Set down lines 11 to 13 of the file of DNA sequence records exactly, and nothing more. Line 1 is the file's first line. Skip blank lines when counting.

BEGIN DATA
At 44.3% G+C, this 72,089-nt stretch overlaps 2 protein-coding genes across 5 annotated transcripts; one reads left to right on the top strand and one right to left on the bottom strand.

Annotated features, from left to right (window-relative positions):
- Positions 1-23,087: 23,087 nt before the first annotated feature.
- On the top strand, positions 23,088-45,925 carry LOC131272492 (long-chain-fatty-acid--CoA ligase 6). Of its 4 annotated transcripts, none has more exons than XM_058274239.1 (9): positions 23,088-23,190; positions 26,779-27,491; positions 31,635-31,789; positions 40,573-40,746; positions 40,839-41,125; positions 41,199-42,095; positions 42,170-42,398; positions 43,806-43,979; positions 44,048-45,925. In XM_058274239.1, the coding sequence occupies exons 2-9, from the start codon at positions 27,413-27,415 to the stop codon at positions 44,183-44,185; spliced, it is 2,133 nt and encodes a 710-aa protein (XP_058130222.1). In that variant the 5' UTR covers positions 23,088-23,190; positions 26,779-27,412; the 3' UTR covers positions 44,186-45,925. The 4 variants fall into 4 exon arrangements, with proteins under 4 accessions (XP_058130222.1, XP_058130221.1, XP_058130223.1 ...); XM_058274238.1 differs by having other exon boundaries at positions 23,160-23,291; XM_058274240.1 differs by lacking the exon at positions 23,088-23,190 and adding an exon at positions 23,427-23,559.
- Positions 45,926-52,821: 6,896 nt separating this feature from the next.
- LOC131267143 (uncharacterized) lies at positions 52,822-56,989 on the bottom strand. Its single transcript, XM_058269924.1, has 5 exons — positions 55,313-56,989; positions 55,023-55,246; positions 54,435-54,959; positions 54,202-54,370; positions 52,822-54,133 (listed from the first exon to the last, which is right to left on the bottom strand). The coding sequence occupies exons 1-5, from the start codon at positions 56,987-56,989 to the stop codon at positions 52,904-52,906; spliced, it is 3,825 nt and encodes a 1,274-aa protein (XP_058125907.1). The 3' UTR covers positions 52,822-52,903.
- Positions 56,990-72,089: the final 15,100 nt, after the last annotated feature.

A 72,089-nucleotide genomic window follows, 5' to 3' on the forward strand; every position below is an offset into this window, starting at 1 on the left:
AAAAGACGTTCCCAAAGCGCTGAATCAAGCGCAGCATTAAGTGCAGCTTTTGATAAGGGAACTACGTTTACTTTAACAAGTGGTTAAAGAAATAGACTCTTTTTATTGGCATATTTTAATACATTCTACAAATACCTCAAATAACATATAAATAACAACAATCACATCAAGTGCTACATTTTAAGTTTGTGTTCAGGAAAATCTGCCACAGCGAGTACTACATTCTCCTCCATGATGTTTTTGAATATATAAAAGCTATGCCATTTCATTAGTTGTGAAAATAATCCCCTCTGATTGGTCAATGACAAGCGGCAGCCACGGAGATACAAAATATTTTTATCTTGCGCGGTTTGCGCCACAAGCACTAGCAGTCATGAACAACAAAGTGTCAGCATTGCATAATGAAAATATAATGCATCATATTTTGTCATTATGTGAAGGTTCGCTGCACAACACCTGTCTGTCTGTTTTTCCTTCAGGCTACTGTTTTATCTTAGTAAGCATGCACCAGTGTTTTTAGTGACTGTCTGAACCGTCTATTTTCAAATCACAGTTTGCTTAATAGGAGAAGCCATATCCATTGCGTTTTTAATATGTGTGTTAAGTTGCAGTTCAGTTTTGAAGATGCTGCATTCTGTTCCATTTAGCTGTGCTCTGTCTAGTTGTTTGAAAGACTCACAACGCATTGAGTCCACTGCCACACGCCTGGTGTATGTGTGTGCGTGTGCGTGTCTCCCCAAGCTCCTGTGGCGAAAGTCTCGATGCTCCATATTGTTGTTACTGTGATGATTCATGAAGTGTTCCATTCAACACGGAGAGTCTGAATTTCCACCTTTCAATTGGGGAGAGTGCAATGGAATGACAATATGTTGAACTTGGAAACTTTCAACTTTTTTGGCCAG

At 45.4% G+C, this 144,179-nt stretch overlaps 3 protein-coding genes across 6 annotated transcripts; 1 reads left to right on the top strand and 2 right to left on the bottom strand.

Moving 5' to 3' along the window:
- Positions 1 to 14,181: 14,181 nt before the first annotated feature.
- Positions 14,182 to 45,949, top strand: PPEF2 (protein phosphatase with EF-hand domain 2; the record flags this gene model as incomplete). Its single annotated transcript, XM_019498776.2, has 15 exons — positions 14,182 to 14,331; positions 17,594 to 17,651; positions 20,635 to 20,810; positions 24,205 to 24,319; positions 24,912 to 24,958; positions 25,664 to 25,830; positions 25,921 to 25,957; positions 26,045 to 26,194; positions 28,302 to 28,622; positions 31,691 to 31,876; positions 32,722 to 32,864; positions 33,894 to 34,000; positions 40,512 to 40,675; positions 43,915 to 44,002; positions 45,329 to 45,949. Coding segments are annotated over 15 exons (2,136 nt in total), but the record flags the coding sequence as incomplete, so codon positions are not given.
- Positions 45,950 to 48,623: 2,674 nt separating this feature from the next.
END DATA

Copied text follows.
Moving 5' to 3' along the window:
- Positions 1 to 14,181: 14,181 nt before the first annotated feature.
- Positions 14,182 to 45,949, top strand: PPEF2 (protein phosphatase with EF-hand domain 2; the record flags this gene model as incomplete). Its single annotated transcript, XM_019498776.2, has 15 exons — positions 14,182 to 14,331; positions 17,594 to 17,651; positions 20,635 to 20,810; positions 24,205 to 24,319; positions 24,912 to 24,958; positions 25,664 to 25,830; positions 25,921 to 25,957; positions 26,045 to 26,194; positions 28,302 to 28,622; positions 31,691 to 31,876; positions 32,722 to 32,864; positions 33,894 to 34,000; positions 40,512 to 40,675; positions 43,915 to 44,002; positions 45,329 to 45,949. Coding segments are annotated over 15 exons (2,136 nt in total), but the record flags the coding sequence as incomplete, so codon positions are not given.